Do men wear their kippas to work? If so — why or why not? Or shaking hands in the workplace with the opposite sex: Do we just ask a Rabbi? Do we do research? Do we make up our minds without any insight? The power of the internet and social media is we get to hear perspectives from all over and perhaps use the internet as a forum to help us shape our attitudes and decisions.

Is there a way to open this conversation to our generation where we can create a community of acceptance and celebration of how each person interprets their love of Torah in their own way?

I am not giving up. We as humans never give up. We are always trying to figure ourselves out.

These are questions that must be discussed.

To question, is to grow.

In response to this post

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About inmyroots

Aspiring Success. https://inmyroots.wordpress.com
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5 Responses to To Cover or Not to Cover: In Response

  1. Lily says:

    Once again, well said!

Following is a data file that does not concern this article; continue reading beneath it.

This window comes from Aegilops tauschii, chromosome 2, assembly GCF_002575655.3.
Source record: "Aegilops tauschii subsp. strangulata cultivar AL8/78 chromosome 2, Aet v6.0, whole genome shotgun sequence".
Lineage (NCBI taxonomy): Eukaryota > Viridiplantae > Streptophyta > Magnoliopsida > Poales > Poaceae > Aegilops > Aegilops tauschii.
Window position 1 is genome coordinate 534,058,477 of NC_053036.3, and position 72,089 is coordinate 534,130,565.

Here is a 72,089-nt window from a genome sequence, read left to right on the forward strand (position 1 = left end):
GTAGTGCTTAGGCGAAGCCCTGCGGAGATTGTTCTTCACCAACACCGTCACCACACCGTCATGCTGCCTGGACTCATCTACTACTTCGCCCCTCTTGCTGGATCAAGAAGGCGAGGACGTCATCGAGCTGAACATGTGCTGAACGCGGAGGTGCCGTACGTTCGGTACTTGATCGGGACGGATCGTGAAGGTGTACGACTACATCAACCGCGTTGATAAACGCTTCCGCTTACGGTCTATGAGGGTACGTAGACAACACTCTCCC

I had a negative response to MY reply to your post, actually. A “friend” saying that, because I didn’t mention Hashem in my comment, clearly I lack spirituality in my life and it says a lot about me. I was so angry and upset, I could barely formulate a reply.

    It is just SO shallow that something like covering your hair is the barometer by which we judge ALL married Jewish women in their yiddishkeit. This is the sole, single indicator (well, maybe add in wearing skirts and long sleeves, naturally) of how ‘frum’ you are, how kosher your kitchen is, and whether or not you are a good Jew. Honestly, if others think I am giving up by not covering my hair, they can think whatever they want. I know where I stand, and I am comfortable with my observance. I do not follow halacha or perform mitzvot to make others happy or to make others comfortable with my observance.